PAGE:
Some of the common ingredients in Ethiopian cuisine are available at large supermarkets or ethnic grocery stores.
Coffee: Ethiopia has been called the home of coffee. The robust arabica bean grows well in the hilly forests and highlands, and the country exports premium varieties from different regions. Depending on where they’re grown, coffee beans have varying notes, from fruity to sharp and acidic. The beverage, usually served after a meal, is such a part of the culture that a coffee ceremony exists to extend hospitality and friendship. Beans are roasted at the host’s home, then ground by hand, and the resulting coffee is strained several times before being poured into cups from a dramatic height.
Teff flour: The word teff in Amharic means “lost” because the grains are the smallest of all whole grains. Due to the popularity of whole grains (and gluten-free options), teff is available in grain and flour forms in health-food stores or from Bob’s Red Mill. Unlike other whole grains, because teff is so tiny, you need to buy the flour form for our recipe (or any requiring teff flour) because a spice grinder won’t be able to break down the grains. You’re more likely to find a mild-flavored, lighter-colored variety of the grain; the darker teff grains have a stronger tangy flavor. Kept in an airtight container in a cool, dry place, the flour should last up to one year.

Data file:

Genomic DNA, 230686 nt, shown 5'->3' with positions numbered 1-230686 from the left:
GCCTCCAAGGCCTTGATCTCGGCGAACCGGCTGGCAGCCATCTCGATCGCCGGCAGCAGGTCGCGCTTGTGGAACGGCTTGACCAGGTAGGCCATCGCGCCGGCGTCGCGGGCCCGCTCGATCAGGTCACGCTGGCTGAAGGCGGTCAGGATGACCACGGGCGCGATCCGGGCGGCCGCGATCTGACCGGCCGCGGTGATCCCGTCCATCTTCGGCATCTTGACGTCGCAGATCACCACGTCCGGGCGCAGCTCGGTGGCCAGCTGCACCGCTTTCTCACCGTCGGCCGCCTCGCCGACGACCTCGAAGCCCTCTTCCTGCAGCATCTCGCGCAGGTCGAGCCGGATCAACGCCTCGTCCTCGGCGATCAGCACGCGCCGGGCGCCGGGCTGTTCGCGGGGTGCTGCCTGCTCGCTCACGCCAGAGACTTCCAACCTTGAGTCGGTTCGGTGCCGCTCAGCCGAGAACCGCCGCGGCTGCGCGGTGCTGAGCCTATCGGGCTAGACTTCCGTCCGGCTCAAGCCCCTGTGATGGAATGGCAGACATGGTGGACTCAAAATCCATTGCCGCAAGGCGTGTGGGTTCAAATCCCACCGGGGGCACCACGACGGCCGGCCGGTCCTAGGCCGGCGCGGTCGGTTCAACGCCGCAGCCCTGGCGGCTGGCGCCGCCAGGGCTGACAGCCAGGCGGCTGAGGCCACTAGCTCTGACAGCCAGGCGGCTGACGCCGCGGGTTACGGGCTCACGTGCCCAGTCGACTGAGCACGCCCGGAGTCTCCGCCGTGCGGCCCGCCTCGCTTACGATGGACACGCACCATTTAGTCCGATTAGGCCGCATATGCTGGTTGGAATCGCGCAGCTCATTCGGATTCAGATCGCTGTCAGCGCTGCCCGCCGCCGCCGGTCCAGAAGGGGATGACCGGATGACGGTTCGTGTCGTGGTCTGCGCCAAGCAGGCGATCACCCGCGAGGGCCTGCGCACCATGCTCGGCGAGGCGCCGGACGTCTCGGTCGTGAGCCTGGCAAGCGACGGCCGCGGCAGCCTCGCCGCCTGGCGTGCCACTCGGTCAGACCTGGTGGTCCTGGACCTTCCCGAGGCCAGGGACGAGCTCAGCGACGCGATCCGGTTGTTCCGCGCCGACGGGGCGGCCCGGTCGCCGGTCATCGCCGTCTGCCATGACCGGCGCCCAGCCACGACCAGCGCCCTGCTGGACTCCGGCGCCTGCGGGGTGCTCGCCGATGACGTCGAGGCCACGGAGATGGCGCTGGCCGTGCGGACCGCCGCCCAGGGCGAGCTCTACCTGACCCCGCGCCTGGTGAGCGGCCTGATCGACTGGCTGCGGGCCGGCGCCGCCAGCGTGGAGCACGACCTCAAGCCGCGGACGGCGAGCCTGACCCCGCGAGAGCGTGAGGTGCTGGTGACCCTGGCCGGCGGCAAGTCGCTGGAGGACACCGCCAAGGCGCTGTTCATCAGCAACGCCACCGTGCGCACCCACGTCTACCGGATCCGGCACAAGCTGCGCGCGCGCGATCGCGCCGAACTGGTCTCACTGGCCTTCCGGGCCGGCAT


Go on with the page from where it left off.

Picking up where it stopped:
Berbere spice: Like ras el hanout of Morocco or herbes de Provence in France, this Ethiopian chile and spice blend varies with each cook. You can have a berbere made solely of dried spices and chiles, or wet blends including garlic, fresh chiles, and onion. Typically, the dried blend contains smoky cumin; oniony fenugreek; toasted and ground pepper―either paprika, ground red pepper, or dried chiles; cardamom; pungent ground ginger; and citrusy coriander. Since few blends are commercially available (though you can find one at www.flavorbank.com), we’ve added a few of the main berbere spices to some recipes.